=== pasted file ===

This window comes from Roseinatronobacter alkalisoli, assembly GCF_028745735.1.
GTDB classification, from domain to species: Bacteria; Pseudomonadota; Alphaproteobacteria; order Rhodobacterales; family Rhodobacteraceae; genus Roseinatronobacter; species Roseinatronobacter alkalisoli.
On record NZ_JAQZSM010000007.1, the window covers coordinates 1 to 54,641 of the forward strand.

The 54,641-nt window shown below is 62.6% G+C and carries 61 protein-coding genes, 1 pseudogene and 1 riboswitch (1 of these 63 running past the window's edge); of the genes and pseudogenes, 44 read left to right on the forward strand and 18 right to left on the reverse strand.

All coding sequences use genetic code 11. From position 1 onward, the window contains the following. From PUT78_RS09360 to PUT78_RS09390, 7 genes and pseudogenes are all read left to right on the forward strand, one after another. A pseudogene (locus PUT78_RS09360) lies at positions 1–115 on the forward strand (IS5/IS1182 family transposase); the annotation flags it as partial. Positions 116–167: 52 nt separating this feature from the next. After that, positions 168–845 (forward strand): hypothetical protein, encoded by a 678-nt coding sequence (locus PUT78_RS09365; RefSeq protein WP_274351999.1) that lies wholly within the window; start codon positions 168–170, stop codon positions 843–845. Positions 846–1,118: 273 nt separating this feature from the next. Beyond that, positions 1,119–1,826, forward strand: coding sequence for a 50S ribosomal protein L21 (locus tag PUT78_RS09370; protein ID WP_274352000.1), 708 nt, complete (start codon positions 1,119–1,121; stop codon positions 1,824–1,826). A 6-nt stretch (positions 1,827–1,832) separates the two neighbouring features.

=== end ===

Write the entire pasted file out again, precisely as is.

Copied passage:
This window comes from Roseinatronobacter alkalisoli, assembly GCF_028745735.1.
GTDB classification, from domain to species: Bacteria; Pseudomonadota; Alphaproteobacteria; order Rhodobacterales; family Rhodobacteraceae; genus Roseinatronobacter; species Roseinatronobacter alkalisoli.
On record NZ_JAQZSM010000007.1, the window covers coordinates 1 to 54,641 of the forward strand.

The 54,641-nt window shown below is 62.6% G+C and carries 61 protein-coding genes, 1 pseudogene and 1 riboswitch (1 of these 63 running past the window's edge); of the genes and pseudogenes, 44 read left to right on the forward strand and 18 right to left on the reverse strand.

All coding sequences use genetic code 11. From position 1 onward, the window contains the following. From PUT78_RS09360 to PUT78_RS09390, 7 genes and pseudogenes are all read left to right on the forward strand, one after another. A pseudogene (locus PUT78_RS09360) lies at positions 1–115 on the forward strand (IS5/IS1182 family transposase); the annotation flags it as partial. Positions 116–167: 52 nt separating this feature from the next. After that, positions 168–845 (forward strand): hypothetical protein, encoded by a 678-nt coding sequence (locus PUT78_RS09365; RefSeq protein WP_274351999.1) that lies wholly within the window; start codon positions 168–170, stop codon positions 843–845. Positions 846–1,118: 273 nt separating this feature from the next. Beyond that, positions 1,119–1,826, forward strand: coding sequence for a 50S ribosomal protein L21 (locus tag PUT78_RS09370; protein ID WP_274352000.1), 708 nt, complete (start codon positions 1,119–1,121; stop codon positions 1,824–1,826). A 6-nt stretch (positions 1,827–1,832) separates the two neighbouring features.